The Lincoln Highway
National Museum & Archives
102 Old Lincoln Way West
Galion, Ohio 44833

(419) 462-2212 Voice
(419) 462-2214 Fax
(419) 566-0790 Cell

Number 336
You Know What They Say...
January 14, 2004

Dear Friends,

Now remember,
the Program said,
so the next day it was off to
the San Francisco Public Library
to begin the search in earnest.

While I could only find reference
to the Event
in 1924 and 1926,
there were several
interesting things to note.

The 1924
Lincoln Day Pilgrimage
was the first...

and was only 6 months
after President Harding died
in San Francisco.

Since Harding was scheduled...

to plant the
"Memorial Tree"
at the
End of the Lincoln Highway,
The Boy Scouts...

went ahead and planted it
in his honor as
The Harding Memorial Tree.

It was quite the event,
with over 2000 scouts participating.

the door was open
as I looked for material
on the Scouting Pilgrimages.

I was surprised
by the interest
and amount of
Lincoln Coverage.

San Francisco is unique
in that regard,
and has a rich history with
Mr. Lincoln.

Not only is it the
End of the Lincoln Highway,
but history records
Mr. Lincoln's last official words as;
"A pleasant journey to you.
I will telegraph you at San Francisco.

to San Francisco...

goes the honor of erecting
America's first statue of Mr. Lincoln
in front of the
Lincoln Grammar School in 1866,
which was also one
of the very first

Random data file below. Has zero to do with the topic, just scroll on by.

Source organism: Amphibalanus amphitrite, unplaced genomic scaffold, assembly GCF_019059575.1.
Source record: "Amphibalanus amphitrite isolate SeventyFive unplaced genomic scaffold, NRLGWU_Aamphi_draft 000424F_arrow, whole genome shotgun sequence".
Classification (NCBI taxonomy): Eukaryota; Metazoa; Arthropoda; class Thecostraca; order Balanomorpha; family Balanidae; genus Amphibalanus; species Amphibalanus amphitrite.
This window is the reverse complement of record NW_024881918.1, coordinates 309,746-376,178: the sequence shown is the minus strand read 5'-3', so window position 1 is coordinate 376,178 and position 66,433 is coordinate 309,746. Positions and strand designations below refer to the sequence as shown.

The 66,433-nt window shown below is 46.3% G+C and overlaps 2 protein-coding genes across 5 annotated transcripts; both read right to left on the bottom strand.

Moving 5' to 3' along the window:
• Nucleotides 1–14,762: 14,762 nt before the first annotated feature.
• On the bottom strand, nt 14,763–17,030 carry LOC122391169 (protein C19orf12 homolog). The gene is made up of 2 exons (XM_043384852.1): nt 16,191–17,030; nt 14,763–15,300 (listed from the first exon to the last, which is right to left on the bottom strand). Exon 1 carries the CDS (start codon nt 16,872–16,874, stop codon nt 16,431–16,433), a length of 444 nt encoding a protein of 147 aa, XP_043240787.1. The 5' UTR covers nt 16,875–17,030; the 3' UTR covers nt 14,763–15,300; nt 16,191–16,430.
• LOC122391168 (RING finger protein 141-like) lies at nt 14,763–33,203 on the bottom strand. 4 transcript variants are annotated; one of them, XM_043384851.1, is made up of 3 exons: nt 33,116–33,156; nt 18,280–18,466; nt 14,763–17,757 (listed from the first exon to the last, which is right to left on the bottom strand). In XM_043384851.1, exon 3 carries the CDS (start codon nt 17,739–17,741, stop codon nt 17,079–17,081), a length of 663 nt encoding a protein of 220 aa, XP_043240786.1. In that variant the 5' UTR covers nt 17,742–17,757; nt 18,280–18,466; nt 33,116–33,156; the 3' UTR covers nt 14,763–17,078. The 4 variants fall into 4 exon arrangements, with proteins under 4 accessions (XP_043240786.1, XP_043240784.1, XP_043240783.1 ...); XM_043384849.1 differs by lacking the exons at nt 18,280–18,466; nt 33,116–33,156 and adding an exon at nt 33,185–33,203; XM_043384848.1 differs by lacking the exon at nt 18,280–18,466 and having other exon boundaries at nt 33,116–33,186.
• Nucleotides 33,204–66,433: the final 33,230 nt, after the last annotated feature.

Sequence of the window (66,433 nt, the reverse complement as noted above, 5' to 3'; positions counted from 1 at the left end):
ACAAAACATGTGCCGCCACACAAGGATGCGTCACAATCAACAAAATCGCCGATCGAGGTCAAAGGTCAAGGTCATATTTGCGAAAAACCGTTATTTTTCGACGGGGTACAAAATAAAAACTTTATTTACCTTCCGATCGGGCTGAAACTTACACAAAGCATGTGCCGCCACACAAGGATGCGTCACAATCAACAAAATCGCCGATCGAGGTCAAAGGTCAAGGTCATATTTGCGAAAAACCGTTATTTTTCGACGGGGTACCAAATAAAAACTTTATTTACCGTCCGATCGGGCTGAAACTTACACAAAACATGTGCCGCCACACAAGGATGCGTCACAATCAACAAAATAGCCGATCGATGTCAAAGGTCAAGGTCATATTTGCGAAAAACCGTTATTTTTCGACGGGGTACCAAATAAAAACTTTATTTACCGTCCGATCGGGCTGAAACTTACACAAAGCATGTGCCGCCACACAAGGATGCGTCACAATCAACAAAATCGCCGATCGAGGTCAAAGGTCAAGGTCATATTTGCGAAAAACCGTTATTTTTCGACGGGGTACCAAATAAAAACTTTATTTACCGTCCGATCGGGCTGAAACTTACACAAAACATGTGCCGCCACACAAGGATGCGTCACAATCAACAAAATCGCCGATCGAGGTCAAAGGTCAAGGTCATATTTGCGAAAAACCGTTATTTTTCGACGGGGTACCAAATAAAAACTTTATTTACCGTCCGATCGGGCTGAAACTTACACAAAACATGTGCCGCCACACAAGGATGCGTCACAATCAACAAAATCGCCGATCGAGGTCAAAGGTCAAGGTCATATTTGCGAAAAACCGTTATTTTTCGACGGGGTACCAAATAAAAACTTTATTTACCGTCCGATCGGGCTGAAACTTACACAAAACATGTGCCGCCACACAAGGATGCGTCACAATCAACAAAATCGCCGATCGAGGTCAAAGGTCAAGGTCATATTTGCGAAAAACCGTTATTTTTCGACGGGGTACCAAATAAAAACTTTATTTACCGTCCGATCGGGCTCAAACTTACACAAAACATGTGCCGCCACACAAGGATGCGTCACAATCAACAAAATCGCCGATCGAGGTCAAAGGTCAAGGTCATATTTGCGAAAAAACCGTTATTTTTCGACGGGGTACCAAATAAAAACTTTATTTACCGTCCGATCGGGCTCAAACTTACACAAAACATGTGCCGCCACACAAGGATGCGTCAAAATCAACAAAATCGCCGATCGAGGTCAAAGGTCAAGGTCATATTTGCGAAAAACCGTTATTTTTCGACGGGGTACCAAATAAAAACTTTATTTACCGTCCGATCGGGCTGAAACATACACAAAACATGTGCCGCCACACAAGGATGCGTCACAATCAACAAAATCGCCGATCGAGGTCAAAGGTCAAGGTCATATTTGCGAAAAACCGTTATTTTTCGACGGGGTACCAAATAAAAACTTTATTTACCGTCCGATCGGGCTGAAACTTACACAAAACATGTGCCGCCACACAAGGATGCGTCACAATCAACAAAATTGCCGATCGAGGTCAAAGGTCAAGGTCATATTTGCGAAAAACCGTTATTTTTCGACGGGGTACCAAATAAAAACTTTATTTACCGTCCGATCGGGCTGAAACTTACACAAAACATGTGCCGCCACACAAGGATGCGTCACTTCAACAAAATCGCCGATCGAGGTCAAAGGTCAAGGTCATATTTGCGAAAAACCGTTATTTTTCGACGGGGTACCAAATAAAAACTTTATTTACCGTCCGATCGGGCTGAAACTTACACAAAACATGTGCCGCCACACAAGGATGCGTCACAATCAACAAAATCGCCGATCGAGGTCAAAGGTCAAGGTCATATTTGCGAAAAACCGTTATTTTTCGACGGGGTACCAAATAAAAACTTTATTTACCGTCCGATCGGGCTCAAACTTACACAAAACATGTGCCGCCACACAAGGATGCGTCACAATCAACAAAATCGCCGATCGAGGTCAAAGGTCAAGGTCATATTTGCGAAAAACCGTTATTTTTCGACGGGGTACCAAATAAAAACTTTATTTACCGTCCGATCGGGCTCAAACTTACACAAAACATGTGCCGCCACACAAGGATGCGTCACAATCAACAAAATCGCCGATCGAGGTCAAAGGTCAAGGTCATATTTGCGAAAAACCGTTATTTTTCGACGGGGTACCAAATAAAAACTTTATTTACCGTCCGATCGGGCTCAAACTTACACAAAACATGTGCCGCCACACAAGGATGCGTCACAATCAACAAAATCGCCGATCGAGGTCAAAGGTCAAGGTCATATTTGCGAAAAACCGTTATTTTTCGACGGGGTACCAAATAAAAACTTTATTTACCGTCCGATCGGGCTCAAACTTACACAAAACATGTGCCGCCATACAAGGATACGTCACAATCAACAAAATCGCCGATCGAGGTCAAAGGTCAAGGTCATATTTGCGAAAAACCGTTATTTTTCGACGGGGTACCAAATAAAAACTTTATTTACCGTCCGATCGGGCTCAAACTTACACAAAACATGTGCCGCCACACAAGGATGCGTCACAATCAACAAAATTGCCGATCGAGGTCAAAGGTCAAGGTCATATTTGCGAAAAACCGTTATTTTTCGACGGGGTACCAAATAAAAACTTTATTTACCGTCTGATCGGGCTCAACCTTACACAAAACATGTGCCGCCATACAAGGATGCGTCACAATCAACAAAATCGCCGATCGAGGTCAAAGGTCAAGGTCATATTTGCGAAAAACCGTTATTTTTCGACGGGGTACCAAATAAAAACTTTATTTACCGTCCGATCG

named in his honor.

In this regard,
the students and alumni of
Lincoln Grammar School
always celebrated his birthday
in grand style and were the sponsor of
The Haig Patigan Statue...

dedicated in front of
City Hall in 1928.

In addition,
Frank McGlynn,
a Native San Franciscan
played Mr. Lincoln in...

John Drinkwater's play
Abraham Lincoln
from 1919 to 1923
and received a heroes welcome
as he entered the city
for an extended run
for the home town folks.

And it was Frank who was scheduled
to start out across the Country...

on the Lincoln Highway
after appearing at a fund raiser for
The Lincoln Grammar School Association
and the Haig Patigan Statue.

now back to the papers.

Both the San Francisco Chronicle and Examiner
always covered the local celebrations
and devoted their
Editorial Pages
to Mr. Lincoln.

A tradition,
with the advent of
President's Day
has I'm afraid
been lost to the ages.

Ah for the good old days
of yesteryear...

While the coverage is impressive,
what struck me most
was the strength
and simplicity
of the message conveyed via
The Editorial Cartoon

You know what they say...

Warmest Regards,


20 Days-Index



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